But in an interconnected world, we’re closer than we think, and in the financial world, events in Ukraine are going to have a direct impact on our own lives and finances.
The markets have already reacted to events unfolding in Ukraine, and we’ve seen a spike in the oil price.
Russia is the world’s second largest exporter of oil, and military action raises the risk of disrupting those supplies. At the time of writing, oil prices were are edging closer to $100 a barrel, and they could well go higher.
We have seen petrol and diesel hit record highs, with petrol hitting £1.49 last weekend. The RAC is predicting that Russia sending tanks over the border is highly likely to push it past £1.50.
As I mentioned last week, the UK Government is unlikely to relieve the pressure by cutting hefty fuel duties, or tinkering with VAT, so it means we need to take steps to reduce car use, or cut our petrol consumption through things like routine maintenance and more efficient driving techniques.
It’s not just oil either, we’ve also seen gas prices rise. One of the first sanctions against Russia, announced by Germany, was the decision not to bring a new gas pipeline from Russia onstream.
Nord Stream 2 would have doubled capacity for piping gas from the region to Germany, but Olaf Scholtz has refused to certify its use. Russia responded that it would mean gas prices doubling – the gas market reacted instantly, with UK prices rising 8 per cent.
The UK gets far less gas from Russia than elsewhere in Europe – at around 3 per cent.
But while this means less threat of shortages, it’s not going to protect the UK from sky-high prices on the international markets.
We’re particularly dependent on gas, because around 85 per cent of homes have gas central heating. We also burn gas to make around a third of our electricity, so those prices will rise too.
We’re already facing eye-watering price increases in April, when the energy price cap rises 54 per cent – or almost £700 a year – and this is before the most recent wholesale costs have been factored in.
If conflict pushes gas prices higher, it could mean more price hikes are on the way when the price cap changes again in October. Ofgem is currently consulting on possible changes to the way the price cap operates after this point.
Among the options are switching to review the price cap every three months, or sticking with six months but allowing more regular reviews in exceptional circumstances. It means we could get a rise in October, and then another one soon afterwards.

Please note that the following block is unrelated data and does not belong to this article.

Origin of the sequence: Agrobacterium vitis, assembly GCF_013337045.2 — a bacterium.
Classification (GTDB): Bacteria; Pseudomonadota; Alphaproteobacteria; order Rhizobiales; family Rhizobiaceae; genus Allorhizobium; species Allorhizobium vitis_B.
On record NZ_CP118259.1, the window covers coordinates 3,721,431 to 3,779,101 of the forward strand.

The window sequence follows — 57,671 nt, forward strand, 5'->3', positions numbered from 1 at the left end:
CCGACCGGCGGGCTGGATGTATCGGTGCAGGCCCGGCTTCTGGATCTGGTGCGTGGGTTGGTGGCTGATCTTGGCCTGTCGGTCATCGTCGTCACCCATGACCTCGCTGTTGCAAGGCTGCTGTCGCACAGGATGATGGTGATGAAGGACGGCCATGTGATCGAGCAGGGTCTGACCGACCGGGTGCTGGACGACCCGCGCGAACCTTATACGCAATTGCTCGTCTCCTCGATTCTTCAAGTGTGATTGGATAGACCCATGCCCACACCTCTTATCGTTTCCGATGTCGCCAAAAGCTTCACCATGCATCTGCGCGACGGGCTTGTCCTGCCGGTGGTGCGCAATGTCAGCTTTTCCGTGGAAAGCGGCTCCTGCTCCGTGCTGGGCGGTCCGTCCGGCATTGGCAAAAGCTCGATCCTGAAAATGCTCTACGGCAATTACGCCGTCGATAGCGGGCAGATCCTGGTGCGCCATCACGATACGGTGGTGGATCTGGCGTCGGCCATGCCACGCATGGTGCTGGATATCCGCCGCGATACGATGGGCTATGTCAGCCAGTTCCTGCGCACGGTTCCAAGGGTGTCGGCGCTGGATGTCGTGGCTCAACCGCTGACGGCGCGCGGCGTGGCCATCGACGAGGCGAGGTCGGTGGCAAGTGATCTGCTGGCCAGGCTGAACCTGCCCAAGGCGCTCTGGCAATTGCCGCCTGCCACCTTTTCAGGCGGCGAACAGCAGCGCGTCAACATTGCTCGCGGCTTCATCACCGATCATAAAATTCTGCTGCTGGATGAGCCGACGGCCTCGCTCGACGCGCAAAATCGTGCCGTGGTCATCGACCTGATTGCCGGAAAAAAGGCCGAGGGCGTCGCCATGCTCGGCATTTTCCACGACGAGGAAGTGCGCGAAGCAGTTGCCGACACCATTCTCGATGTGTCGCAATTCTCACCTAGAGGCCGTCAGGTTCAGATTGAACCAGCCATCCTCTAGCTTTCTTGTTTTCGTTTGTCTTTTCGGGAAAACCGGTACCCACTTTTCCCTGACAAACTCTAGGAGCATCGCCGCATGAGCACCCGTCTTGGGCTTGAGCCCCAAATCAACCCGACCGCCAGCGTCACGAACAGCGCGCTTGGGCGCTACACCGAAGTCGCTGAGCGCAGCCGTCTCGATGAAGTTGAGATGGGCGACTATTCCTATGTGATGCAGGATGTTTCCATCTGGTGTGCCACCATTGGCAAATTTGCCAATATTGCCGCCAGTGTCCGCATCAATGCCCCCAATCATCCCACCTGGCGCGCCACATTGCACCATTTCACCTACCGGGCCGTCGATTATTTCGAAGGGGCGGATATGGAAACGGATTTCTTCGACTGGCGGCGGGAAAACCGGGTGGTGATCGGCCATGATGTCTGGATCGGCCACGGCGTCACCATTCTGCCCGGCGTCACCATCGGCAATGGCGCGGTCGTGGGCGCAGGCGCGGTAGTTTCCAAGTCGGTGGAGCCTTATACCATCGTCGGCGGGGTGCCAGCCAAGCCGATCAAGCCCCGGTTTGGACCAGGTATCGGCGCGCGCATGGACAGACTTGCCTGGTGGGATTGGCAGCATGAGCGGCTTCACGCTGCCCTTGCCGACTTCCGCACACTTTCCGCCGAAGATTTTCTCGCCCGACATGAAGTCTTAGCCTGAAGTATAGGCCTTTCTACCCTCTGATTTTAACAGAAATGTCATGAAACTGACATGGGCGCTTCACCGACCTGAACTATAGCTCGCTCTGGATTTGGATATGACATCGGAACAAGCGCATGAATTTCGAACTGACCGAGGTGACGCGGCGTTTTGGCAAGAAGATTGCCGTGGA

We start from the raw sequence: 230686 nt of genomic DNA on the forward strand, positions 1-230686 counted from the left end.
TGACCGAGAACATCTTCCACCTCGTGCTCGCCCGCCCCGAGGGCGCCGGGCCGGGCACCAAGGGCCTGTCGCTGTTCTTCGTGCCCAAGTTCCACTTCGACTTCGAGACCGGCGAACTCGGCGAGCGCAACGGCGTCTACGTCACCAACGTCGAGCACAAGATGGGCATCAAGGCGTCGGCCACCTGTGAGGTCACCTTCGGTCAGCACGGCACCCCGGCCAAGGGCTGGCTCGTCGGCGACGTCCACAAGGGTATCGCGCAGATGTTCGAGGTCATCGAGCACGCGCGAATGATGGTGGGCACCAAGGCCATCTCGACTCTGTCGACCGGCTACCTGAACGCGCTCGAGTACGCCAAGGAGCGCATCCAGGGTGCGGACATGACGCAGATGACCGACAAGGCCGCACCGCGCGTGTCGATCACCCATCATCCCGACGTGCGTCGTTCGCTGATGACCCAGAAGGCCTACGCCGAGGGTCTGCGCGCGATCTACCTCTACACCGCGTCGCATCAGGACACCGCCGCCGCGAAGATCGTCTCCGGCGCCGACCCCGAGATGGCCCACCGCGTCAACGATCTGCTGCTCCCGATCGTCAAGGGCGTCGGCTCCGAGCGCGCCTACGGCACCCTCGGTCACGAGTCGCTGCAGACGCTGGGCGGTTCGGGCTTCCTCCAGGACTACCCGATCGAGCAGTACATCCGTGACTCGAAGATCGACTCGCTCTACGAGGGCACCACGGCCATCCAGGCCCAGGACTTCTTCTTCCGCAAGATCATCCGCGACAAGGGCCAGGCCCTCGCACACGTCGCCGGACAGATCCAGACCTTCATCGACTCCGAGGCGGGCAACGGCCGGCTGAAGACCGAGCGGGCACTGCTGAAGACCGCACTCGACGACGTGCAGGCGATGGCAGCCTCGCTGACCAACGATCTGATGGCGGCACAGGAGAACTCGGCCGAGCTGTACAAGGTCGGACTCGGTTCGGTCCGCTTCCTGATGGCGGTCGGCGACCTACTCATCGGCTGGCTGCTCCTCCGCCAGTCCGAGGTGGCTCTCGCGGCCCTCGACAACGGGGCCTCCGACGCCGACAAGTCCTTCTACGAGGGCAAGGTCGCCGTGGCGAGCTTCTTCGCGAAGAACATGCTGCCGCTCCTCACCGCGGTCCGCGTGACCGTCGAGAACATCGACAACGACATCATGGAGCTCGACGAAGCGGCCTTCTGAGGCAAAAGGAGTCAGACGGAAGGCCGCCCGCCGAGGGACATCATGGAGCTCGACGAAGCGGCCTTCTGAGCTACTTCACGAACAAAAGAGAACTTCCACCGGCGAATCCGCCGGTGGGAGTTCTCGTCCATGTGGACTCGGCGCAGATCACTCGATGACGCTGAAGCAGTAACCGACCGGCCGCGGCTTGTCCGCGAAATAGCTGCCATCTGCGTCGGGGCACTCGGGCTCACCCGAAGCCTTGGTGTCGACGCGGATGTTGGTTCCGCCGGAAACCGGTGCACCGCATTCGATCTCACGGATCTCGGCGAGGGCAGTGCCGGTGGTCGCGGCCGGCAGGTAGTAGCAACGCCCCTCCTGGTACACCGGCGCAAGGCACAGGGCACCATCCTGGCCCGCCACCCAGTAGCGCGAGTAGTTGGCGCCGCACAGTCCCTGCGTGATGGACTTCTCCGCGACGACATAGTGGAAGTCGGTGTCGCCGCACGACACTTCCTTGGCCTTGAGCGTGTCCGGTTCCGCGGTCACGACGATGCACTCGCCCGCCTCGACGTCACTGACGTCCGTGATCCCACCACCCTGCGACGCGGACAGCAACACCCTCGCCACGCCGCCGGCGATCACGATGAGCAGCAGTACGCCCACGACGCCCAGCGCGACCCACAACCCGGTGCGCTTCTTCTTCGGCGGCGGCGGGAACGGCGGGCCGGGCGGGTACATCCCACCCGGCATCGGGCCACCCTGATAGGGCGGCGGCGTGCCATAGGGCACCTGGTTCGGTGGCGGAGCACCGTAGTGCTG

The price cap hike in April means most of us are already thinking about energy efficiency. For those with the available cash and access to tradespeople, now could be the time to consider outlays like double glazing and insulation.
Otherwise, there are still steps you can take – like turning the thermostat down by one degree, switching radiators off in rooms that aren’t used regularly or installing DIY draught- proofing.
It’s also important to investigate the help you may be entitled to. Check whether your supplier’s warm home discount is still open for applications, and whether you qualify.
You should also check whether you qualify for a grant from your provider or your local council – both of which have specific support schemes for people who are struggling.
The rise in oil and energy prices also have a knock-on effect on anything that needs to be manufactured or distributed, which will feed into food prices.
These are already set to rise if military action affects food exports. Russia and Ukraine make up 29 per cent of global wheat exports, 80 per cent of sunflower oil, and 19 per cent of corn.
The UK isn’t among its main markets, but our food prices will rise if fewer exports hit global prices.
Supermarket prices are already rising at their fastest pace in a decade, and the price rises of essentials like pasta, eggs and milk are rising even more quickly.
For anyone who hasn’t yet cut back on the cost of groceries, there are all sorts of savings to be made by trading down from branded items to supermarket own-brands, or from own brands to budget ranges.
It’s also well worth trying the discount supermarkets, which still offer significant savings. For those who have already traded down, it’s far harder to cut costs, because you can’t live without the essentials.
We’re already struggling with the worse cost of living crisis in a generation, and military and political tensions between Russia and Ukraine are going to pile even more pressure on all of us.
In some ways, violence and threats 1,000 miles away have never felt so close to home.